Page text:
Hong Kong Diary

Measures to combat COVID-19 continue as an essential part of daily life but Hong Kong racing is still in play and the BMW Hong Kong Derby tops the bill at Sha Tin this Sunday. All ten races are live on Sky Sports Racing and hometown hero Vincent Ho has the chance to take his profile to a whole new level when the big race gets under way at 8.35 GMT.

  • Saturday 21 March
  • Blog
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The starstruck teenager who asked Christophe Soumillon for an autograph while on gopher duty in the Happy Valley weighing room in 2008 is primed to strike a historic blow for Hong Kong's home-grown heroes.

But don't expect any Dettori-style displays of extravagant emotion if Vincent Ho and Golden Sixty capture Sunday's BMW Hong Kong Derby.

Modesty is a core topic at the HKJC Apprentice School and any rare graduates who don't leave humble tend to acquire that quality soon enough once they start losing good rides to high-profile international rivals.

Ho has come a long way since his evening fetching towels for the stars and has been aboard the Francis Lui-trained Golden Sixty through a twelve-month run hallmarked by nine wins from ten starts and a potent turn of foot that has left the best four-year-olds in town trailing.

That acceleration was evident from Golden Sixty’s very first racecourse appearance, when he rattled off the fastest closing 2f split of the day (22.34s) in a Class 4 handicap.

It proved decisive when the elegant Medaglia d’Oro gelding mastered stablemate More Than This and Champion’s Way in the Classic Mile in January and settled things yet again when Golden Sixty zipped between the same pair on his 9f debut in the Classic Cup last month.

The poise Ho showed when caught in heavy traffic between Ryan Moore and Zac Purton in the Classic Cup - which produced another rasping final quarter of 22.38s - provided a perfect snapshot of how he has matured to earn a place among Hong Kong’s finest.

And yet the vivid language the 29-year-old uses when discussing Hong Kong’s most exciting four-year-old is in marked contrast to the ‘name, rank and serial number’ style he reserves for personal achievements.

Ho describes Golden Sixty’s ability to shut a race down as “something special” and flashes a knowing smile as he talks of how his partner “gets sour and hungry” if a rival dares eyeball him.

By contrast, inquiries about his contribution are dominated by the “need to work hard” and “continue improving” in a way that belies his steely determination to run his own race on and off the track.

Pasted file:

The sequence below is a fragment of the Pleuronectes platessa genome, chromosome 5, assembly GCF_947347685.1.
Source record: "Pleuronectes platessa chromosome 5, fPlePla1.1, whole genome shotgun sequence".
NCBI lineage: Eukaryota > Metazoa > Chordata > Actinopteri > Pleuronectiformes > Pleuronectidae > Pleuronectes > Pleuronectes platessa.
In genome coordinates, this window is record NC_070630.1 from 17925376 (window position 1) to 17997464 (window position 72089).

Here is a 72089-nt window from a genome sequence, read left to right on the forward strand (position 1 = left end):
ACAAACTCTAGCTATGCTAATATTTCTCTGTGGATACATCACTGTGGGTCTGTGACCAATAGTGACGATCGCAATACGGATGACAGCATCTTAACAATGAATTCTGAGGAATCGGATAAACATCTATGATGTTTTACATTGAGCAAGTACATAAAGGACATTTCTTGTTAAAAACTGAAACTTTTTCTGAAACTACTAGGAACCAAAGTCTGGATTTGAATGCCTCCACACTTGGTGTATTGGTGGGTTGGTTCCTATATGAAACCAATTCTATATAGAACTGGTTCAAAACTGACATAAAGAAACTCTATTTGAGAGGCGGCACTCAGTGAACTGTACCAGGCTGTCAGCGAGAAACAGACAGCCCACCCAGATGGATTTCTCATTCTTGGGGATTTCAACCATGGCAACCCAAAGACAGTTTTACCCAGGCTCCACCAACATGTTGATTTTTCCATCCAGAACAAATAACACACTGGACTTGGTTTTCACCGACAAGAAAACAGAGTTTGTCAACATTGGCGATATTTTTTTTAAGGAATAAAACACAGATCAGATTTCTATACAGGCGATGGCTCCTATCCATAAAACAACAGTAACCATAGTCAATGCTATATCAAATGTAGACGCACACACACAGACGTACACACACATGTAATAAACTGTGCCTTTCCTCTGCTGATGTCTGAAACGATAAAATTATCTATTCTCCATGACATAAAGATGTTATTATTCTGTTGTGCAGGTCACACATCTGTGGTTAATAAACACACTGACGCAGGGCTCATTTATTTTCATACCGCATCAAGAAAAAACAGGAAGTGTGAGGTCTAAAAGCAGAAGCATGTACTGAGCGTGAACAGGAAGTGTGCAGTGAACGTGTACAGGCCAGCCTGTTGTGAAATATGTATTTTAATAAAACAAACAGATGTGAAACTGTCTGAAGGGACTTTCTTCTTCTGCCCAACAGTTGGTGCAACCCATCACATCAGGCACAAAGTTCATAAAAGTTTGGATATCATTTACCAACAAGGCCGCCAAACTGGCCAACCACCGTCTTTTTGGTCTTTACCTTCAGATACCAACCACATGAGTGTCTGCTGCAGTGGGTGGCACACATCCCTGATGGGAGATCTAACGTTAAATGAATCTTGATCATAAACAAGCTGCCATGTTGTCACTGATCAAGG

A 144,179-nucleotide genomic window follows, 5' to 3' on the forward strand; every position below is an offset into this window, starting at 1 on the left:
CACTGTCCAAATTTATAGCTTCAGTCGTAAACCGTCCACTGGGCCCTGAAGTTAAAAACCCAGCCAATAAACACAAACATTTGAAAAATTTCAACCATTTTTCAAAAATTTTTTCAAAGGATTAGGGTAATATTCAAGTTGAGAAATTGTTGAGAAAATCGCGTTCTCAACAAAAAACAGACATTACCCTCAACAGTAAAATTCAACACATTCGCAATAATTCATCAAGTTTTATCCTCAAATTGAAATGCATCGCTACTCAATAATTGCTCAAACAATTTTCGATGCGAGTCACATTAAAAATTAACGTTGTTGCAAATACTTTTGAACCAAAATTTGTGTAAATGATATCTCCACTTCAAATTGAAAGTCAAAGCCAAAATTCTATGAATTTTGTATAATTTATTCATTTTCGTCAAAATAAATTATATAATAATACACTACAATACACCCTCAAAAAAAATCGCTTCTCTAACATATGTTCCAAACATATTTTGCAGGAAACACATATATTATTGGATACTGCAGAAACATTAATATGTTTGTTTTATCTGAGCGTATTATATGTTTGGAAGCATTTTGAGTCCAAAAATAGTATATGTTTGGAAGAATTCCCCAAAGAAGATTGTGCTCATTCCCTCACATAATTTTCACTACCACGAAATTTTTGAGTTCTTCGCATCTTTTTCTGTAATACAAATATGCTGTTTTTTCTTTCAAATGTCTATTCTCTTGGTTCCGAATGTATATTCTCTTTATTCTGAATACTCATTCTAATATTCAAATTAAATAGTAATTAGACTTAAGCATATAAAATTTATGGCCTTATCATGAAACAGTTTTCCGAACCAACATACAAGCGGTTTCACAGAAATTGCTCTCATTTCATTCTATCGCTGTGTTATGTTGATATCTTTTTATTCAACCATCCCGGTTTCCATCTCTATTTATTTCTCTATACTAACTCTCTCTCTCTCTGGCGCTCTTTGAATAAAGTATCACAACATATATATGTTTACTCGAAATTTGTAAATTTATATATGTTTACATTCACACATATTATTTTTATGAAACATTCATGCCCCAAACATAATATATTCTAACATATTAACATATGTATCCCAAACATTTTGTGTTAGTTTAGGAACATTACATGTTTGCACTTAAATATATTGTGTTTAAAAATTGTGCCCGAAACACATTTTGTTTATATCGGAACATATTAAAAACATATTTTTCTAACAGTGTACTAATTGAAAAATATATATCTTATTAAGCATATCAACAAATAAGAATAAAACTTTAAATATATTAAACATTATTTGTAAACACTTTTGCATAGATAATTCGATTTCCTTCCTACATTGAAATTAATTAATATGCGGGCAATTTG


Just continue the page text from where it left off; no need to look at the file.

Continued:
Few riders who end a Hong Kong season with 56 winners and a percentage of £7.5m in prize money would jet straight off for a summer stint with Mark Johnston.

Ho checked into the Braveheart Hotel for a second stay last summer and returned with Shergar Cup success and “a more open mind,” while a suspension this season provided the chance to broaden horizons further on a Monty Roberts horsemanship course in California.

Sunday’s challenge depends on Ho’s ability to deploy Golden Sixty’s acceleration again for a Derby win that would be the first by a home-grown rider in 25 years.

Tony Cruz had world-class rivals like Michael Kinane, Gary Stevens and Gerald Mosse behind when he rode the last of his four Derby winners in 1995.

Victory for Vincent wouldn’t smash a glass ceiling that has existed ever since but it would certainly dent it. And, though selfies have usurped autographs since that nervous night at the Valley, who knows what that might mean for any kids on gopher duty this weekend?


One glance at the arrangements for Sunday's Derby provides a stark reminder of how seriously the HKJC is taking the threat of coronavirus.

Medical masks and temperature checks have been staples since racing went into lockdown on January 27th and owners who attend on Sunday will have to sign a Health Declaration stating that they haven't travelled outside Hong Kong in the last 14 days or been in contact with anyone who has displayed symptoms.

"There is no question that this is a Derby week like no other," said HKJC CEO Winfried Engelbrecht-Bresges. "We have created a bubble which we need to keep intact and the fact that one of our true flagship events is going ahead is testament to all the measures put in place since this latest challenge surfaced almost two months ago."


Hong Kong's latest Brazilian import got off the mark at Happy Valley on Wednesday when Vagner Borges starred with a stylish front-running ride on Very Sweet Orange in the Cassia Handicap.

The 26-year-old numbers 14 Group 1 winners and four championships among over 1600 winners in his homeland and, with Jamie Spencer grounded by travel issues, he is now looking forward to partnering one of Sunday's livelier Derby outsiders in Frankie Lor's Super Oasis.

Hong Kong Diary
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